Washi Japanese Handmade Paper and Tanabata Star Festival
The JASGA cultural program in July will present Washi (和紙), Japanese traditional paper, mostly handmade by the traditional method. We will also host a celebration of Tanabata, Japanese Star Festival, which is held on July 7th (JST) every year.
Washi is commonly made using fibers from the bark of the gampi tree, the mitsumata shrub (Edgeworthia chrysantha) or the paper mulberry. About the word composed of washi, 'wa' means Japanese and 'shi' means paper.
Ms. Lindsay Nakashima will talk about a history of the invention of paper then how papermade its way to Japan. Then she will go into the making of paper and show a video of that process. She will also discuss tools and equipment.
About Lindsay Nakashima
Lindsay Nakashima operates a small hand book bindery in east Austin. She graduated from the North Bennet Street School in Boston with a Certificate in Bookbinding after studies in paper making under MacArthur Fellow Timothy Barrett. Her research in Iowa was on the highly secretive watermarking techniques developed in the Edomaki period. An article was published in Hand Papermaking Winter 1999 on this research.
Summer 2014, Lindsay visited Mino Papermakers in Gifu Prefecture with the assistance of Hiromi Paper International. This village has been making the Mino Paper for 1,300 years. In the fall of 2014, after her visit this papermaking craft “Honminoshi” became listed as a UNESCO Intangible Cultural Property.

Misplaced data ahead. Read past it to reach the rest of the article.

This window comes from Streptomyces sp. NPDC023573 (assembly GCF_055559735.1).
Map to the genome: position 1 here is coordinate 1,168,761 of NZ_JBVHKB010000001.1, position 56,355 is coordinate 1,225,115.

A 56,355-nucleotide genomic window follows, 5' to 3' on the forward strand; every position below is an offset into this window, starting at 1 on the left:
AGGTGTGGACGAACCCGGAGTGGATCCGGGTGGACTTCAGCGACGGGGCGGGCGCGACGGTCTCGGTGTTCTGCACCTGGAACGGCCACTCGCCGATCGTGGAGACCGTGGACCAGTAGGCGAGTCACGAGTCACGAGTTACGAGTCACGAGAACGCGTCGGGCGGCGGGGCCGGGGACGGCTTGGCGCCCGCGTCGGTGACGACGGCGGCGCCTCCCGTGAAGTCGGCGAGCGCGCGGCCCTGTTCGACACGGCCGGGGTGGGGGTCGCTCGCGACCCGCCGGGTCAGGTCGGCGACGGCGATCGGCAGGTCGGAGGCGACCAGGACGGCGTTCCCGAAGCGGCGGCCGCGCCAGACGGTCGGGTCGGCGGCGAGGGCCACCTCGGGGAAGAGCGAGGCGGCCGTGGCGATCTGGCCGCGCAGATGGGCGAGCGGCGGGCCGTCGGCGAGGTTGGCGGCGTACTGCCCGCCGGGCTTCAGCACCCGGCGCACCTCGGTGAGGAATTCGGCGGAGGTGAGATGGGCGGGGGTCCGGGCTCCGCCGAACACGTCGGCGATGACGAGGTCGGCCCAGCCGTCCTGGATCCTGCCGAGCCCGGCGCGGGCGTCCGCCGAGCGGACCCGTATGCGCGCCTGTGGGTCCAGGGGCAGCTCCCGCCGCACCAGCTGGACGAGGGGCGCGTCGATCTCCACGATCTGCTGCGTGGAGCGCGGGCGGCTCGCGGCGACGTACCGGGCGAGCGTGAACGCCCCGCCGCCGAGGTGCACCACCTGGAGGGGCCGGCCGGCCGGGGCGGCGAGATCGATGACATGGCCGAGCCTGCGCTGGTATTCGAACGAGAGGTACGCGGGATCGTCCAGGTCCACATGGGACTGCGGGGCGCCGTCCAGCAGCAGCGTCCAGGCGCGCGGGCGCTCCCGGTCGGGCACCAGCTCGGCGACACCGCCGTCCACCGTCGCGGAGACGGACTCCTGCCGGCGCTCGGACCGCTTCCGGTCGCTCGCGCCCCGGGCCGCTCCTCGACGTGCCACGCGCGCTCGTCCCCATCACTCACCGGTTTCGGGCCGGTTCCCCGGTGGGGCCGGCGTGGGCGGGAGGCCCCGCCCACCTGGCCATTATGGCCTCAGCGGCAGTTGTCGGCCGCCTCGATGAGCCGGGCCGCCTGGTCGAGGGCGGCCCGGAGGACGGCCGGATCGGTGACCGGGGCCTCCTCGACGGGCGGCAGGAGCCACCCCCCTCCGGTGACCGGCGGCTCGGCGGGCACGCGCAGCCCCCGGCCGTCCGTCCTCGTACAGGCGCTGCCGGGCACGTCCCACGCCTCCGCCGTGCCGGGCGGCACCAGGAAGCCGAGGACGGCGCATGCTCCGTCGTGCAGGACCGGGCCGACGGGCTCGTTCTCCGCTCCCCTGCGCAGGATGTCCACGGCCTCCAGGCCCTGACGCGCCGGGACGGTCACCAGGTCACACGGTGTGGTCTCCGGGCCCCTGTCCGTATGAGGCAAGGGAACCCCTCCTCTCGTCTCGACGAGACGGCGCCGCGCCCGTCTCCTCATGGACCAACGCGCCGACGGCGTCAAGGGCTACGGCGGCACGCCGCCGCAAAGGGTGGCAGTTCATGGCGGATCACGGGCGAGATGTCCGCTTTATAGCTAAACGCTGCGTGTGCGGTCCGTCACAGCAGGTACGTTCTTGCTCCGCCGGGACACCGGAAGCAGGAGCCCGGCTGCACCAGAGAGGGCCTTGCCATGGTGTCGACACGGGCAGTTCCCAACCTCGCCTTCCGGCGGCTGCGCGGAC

After Lindsay's talk, we will celebrate the 2016 Tanabata (七夕) Star Festival togeter.
Tanabata Star Festival:
Tanabata (七夕) literary means "Evening of the seventh", also known as the Japanese Star Festival. It celebrates the meeting of Orihime and Hikoboshi (represented by the stars Vega and Altair). They are allowed to meet only once a year on the seventh day of the seventh lunar month of the lunisolar calendar. According to folklore story, the Milky Way separates this loving couple.
Tanabata is celebrated every year on July 7 in Japan (or August 7 in some places). It's said that your wishes will come true if you write them down on strips of paper called tanzaku and hang them on bamboo branches. At kindergartens, elementary schools, and children's centers, children celebrate Tanabata by hanging tanzaku with their wishes - such as "I want to become good at football" or "I want to pass my exams." Children look forward to this special day as a sign that summer has truly arrived.
When this time of year comes around, people write their wishes on strips of paper and hang them on bamboo trees, along with decorations
We will make Tanzaku paper to make a wish, write it down, and hang it on a bamboo tree. Send your wishes off into the Heavens through this ancient Tanabata ritual.
Join us and let's celebrate the Tanabata Star Festival together at the Austin Children's Museum (Thinkery)!
Open to the public and free event.
|July 6th, 2016 6:00 PM through 7:45 PM|
Austin Children's Museum (Thinkery)
1830 Simond Ave
Austin, TX 78723